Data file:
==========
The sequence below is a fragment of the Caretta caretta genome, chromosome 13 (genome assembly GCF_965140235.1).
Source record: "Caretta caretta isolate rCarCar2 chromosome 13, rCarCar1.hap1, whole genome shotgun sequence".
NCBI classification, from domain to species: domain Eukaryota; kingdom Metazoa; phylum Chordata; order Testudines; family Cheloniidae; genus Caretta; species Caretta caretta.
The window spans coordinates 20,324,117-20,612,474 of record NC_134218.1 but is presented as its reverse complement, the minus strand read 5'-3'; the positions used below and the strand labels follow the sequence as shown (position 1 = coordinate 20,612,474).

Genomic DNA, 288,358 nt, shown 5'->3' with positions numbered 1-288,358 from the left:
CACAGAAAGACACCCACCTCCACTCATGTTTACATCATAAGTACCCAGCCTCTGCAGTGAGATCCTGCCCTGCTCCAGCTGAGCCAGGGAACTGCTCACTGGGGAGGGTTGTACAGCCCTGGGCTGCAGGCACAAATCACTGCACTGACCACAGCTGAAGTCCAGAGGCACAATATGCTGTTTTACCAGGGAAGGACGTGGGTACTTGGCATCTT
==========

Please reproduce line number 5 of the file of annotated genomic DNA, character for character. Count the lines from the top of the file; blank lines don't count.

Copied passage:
Genomic DNA, 288,358 nt, shown 5'->3' with positions numbered 1-288,358 from the left: